I’ve just finished reading Philip K Dick’s masterpiece, Do Androids Dream of Electric Sheep. Such a beautiful work. I find myself getting more and more into science fiction, because, as I’ve said before, we are increasingly living in a world where ethics and technology are mixing in strange ways that only sci-fi writers have really considered.
Dick’s novel, for example, considers the future of mood management. The characters in his novel all possess special mood diallers, or happiness machines, which connect directly to their brains, so that they can dial up various moods at will: 341, for ‘Long Deserved Peace’. 888, for ‘The Desire To Watch Anything On TV’. 38, for ‘A Positive Sense of the Limitless Possibilities Rising Up in the Future’.
The characters grow dependent on this mood dialler. They schedule their moods for the day. Except for the main character’s wife, who for some reason chooses to dial ‘Bleak Depression’, just because it feels more real to her.
Fantasy, of course, and yet civilization is increasingly enabled by mood management, via Prozac, Valium, Lithium, Cipramil, Olanzipine, beta-blockers, alcohol, caffeine, high sugar products, tobacco etc etc. These are, in many ways, mood diallers, that help us manage our moods to get through the complex daily demands of advanced civilization.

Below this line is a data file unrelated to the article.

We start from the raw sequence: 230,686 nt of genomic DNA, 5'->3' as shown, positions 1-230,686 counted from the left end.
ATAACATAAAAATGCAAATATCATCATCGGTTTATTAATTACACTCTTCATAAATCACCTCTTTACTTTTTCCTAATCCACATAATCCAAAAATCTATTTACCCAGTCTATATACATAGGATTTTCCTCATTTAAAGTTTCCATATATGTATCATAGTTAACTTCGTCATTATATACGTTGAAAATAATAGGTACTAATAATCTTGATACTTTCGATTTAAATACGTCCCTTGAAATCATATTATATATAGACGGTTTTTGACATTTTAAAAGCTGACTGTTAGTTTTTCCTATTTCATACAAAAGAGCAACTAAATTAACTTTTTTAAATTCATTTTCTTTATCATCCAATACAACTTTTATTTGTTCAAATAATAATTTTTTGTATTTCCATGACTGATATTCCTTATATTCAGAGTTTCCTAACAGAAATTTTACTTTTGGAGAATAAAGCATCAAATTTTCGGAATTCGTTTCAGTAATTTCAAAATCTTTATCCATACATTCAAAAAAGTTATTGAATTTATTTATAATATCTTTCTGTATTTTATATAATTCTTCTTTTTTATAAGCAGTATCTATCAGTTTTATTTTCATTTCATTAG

Is it somehow ‘fake’ to artificially manage our moods with external stimulants? If we invented a cerebral device that could dial our moods, would we be somehow cheating our nature if we fixed the dial on H for Happiness?
I asked Lord Layard this, the so-called ‘Happiness Czar’ for the British government. He thought that if a perfect drug was invented that made us all happy, then we should take it and the government should provide it. ‘The greatest happiness of the greatest number’, even if it involved us all walking around in happiness headsets, receiving little electrical jolts of bliss every few seconds.
As for me…I still harbour an outdated and no doubt reactionary belief in the human soul, in the idea of the soul’s journey towards self-realization of its own divinity. That means I believe that, sometimes, unhappiness is not meaningless. It is our soul telling us to change how we live, to deepen our self-awareness.
That was certainly my experience of anxiety – it was the soul telling me my psyche was out of balance, that I needed to worry less what others thought of me, and learn to accept myself. If I’d just dialled ‘Deep Self-Acceptance’, then I would never have learnt that lesson for myself, and I would end up utterly dependent on my mood machine for self-acceptance. So I wouldn’t really have accepted myself at all, I’d have accepted the new, upgraded and artificial version of me.